(dye injected in left ventricle), revealing a ventricular septal defect
(VSD), transposed great arteries, and pulmonary stenosis. Ao = aorta;
PA = pulmonary artery; RV = right ventricle; LV = left ventricle.
kyphosis, with L5 and S1 hemivertebrae. The right
thumb was deformed, and there was a reduction of the
radial ray on the right side. There were bilateral simian
creases. There was syndactyly of the fourth and fifth toes
of the right foot, and the fifth metatarsal bone was
absent. The nails were hypoplastic. The cardiac examination revealed a grade 11-IIINI harsh blowing systolic
murmur along the left sternal border. Results of an
ultrasound examination of the head were normal. MTX
embryopathy was diagnosed.
Cardiac catheterization, performed due to progressive cyanosis when the baby was 2 weeks of age,
revealed a double-outlet righit ventricle, a doubly committed ventricular septal defect with transposed great
arteries, pulmonary stenosis, a restrictive atrial septal
defect, a small patent ductus arteriosus, and an aberrant
right subclavian artery (Figure 1). An atrial balloon
septostomy was performed. Neonatal growth was adequate, and the infant did well except for viral infections.
Because of episodes of cyanosis with oxygen saturations
dropping to 50%, a 4-mm gortex shunt was placed from
the aorta to the right pulmonary artery (modified
Blalock-Taussig shunt) when the child was 3 months of
Dietary deficiency of folic acid or ingestion of
folate antagonists during pregnancy is teratogenic. Folic
acid is necessary for replication of nucleic acids by
tetrahydrofolate-mediated 1-carbon transfers. Exposure
of embryonic tissues in culture to MTX reduces dihydrofolate reductase activity and inhibits cell division (2).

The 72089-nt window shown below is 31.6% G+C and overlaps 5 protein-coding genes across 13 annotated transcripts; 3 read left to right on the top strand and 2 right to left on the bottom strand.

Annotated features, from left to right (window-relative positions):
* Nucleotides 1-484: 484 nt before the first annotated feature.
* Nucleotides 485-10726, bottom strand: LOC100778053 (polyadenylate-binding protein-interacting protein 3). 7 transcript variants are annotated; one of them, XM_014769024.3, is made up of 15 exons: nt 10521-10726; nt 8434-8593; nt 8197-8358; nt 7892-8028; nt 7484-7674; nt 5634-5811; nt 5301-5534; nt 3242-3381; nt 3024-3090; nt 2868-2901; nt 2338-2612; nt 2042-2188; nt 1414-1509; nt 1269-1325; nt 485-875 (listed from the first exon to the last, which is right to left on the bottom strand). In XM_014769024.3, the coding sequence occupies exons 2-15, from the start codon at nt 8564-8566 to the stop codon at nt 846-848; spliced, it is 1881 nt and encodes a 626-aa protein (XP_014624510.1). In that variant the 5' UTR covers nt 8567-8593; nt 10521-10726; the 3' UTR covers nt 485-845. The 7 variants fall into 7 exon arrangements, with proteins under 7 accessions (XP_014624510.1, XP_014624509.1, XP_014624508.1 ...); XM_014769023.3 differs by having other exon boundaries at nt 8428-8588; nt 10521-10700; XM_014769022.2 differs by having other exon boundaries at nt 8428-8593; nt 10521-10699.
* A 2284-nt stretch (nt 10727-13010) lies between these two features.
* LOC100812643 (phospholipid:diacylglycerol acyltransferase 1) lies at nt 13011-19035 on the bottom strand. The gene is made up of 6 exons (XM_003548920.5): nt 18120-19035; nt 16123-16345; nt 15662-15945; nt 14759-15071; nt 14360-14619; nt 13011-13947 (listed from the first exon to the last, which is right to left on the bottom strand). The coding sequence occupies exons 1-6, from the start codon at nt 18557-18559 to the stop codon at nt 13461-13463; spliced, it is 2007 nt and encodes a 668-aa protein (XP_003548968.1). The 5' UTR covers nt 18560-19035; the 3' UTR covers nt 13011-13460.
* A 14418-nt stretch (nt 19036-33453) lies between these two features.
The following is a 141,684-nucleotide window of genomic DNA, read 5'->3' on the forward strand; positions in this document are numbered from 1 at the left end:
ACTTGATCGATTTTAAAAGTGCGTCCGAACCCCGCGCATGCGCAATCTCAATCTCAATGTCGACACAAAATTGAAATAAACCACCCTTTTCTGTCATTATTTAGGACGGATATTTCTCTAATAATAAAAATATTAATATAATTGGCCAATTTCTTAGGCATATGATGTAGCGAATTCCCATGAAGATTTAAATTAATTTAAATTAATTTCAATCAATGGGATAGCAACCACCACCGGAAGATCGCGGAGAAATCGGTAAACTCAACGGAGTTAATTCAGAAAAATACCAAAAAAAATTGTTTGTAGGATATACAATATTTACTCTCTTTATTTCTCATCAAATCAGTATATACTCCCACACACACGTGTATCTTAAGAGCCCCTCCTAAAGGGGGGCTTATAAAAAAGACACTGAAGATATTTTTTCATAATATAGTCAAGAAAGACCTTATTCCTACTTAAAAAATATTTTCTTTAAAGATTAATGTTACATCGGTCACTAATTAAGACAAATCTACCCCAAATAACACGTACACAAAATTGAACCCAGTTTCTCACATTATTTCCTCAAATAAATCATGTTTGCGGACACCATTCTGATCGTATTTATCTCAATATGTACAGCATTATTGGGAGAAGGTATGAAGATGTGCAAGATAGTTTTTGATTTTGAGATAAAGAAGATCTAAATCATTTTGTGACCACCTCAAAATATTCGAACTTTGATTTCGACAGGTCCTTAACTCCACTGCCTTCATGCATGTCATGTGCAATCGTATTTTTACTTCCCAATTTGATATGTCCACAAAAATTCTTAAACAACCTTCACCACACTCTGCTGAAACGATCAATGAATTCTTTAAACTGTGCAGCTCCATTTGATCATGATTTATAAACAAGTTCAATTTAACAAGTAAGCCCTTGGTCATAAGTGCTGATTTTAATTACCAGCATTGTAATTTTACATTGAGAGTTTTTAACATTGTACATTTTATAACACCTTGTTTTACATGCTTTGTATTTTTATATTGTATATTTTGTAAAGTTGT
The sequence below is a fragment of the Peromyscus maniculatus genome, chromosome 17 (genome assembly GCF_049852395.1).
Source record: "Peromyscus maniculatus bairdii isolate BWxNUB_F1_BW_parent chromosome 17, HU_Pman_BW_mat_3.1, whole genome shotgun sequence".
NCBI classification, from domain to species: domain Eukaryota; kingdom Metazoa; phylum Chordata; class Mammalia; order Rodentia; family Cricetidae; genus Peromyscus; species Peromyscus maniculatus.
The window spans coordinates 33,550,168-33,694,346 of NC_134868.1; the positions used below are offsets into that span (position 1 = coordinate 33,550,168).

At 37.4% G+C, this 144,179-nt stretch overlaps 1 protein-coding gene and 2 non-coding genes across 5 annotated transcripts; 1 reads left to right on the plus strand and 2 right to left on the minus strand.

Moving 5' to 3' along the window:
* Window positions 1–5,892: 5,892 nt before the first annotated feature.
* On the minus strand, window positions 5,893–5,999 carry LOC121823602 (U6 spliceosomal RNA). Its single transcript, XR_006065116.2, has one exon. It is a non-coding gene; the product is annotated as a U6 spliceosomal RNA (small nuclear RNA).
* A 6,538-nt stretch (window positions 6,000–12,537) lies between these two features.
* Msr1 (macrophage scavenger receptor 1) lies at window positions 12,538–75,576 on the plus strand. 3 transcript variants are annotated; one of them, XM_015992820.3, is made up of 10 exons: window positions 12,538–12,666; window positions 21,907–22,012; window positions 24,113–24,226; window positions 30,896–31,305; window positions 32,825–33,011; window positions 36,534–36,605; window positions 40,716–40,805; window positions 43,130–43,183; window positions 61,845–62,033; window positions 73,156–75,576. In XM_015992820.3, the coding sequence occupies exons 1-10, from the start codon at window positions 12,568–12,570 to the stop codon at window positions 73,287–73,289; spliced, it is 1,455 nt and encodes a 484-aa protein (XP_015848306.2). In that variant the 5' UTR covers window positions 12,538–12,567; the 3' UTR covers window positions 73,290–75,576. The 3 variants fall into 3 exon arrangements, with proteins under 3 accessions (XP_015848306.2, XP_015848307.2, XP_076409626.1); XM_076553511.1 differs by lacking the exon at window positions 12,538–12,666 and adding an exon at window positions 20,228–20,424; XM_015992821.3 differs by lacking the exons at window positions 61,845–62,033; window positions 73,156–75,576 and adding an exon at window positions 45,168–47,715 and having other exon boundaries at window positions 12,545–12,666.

In chick embryos, it has been shown that exposure to
MTX did not prevent cells from entering mitosis, but
caused them to arrest in metaphase (3). This was
associated with developmental abnormalities which included cleft palate, osteoporosis, and skull and limb
dysplasia. Exposure of the rabbit embryo to aminopterin
causes enlarged intercellular spaces in limb bud mesenchyme, and the associated multiple limb abnormalities.
Replacement of l-carbon transfer activity with a functional analog decreases developmental abnormalities
(4). Schmid described multiple organ system abnormalities in the rat embryo after exposure to MTX, including
congenital abnormalities of the brain, caudal trunk, heart,
and forelimb as well as the otic and optic systems (5).
The malformations described in humans are similar to those described in animals. MTX and aminopterin have been used to induce abortions, and many of
the case reports of congenital abnormalities resulted
from unsuccessful treatment of pregnant women to
Table 1. Features of the aminopterin syndrome
Central nervous system abnormalities
Spina bifida
Mental retardation
Skeletal abnormalities
Synostosis of the lambdoid sutures
Partial or absent ossification of bones
High or cleft palate
Short extremities
Syndactyly of fingers
Absent digits
Large fontanelles
Wide nasal bridge
Wide-set eyes
Cardiac abnormality: dextrocardia
induce abortion (6-1 1). The group of abnormalities has
been referred to as the “aminopterin syndrome” (Table
1) (12). Central nervous system abnormalities include
spina bifida ( l l ) , mental retardation (8), and hydrocephaly and anencephaly (9,lO). Multiple skeletal abnormalities have been described, including synostosis of the
lambdoid sutures, partial or absent ossification of bones,
micrognathia, high arched palate, short extremities, syndactyly of the fingers, absent digits, clubfoot, large
anterior and posterior fontanelles, wide depressed
bridge of the nose, and wide-set eyes. Cardiac abnormalities such as dextrocardia have been reported (6).
Although spontaneous abortions have been described in association with low-dose weekly MTX treatment, there have been no case reports of congenital
abnormalities. Powell and Ekert described an infant with
multiple congenital abnormalities after treatment of the
mother with MTX ( 5 mgday) for psoriasis until the
eighth week of pregnancy (12). Kozlowski and colleagues described 10 pregnancies in 8 women who
received low-dose weekly MTX for RA, JRA, and vasculitis, during an average of 7.5 weeks of pregnancy (13).
Although there were 3 spontaneous abortions and 2 elective abortions after MTX exposure, 5 pregnancies progressed to term with no congenital abnormalities found.
The mean age at followup of this group of infants was 11.5
years, and no intellectual or physical abnormalities were
noted. The authors commented that the lack of congenital
abnormalities seen in this group of patients may have been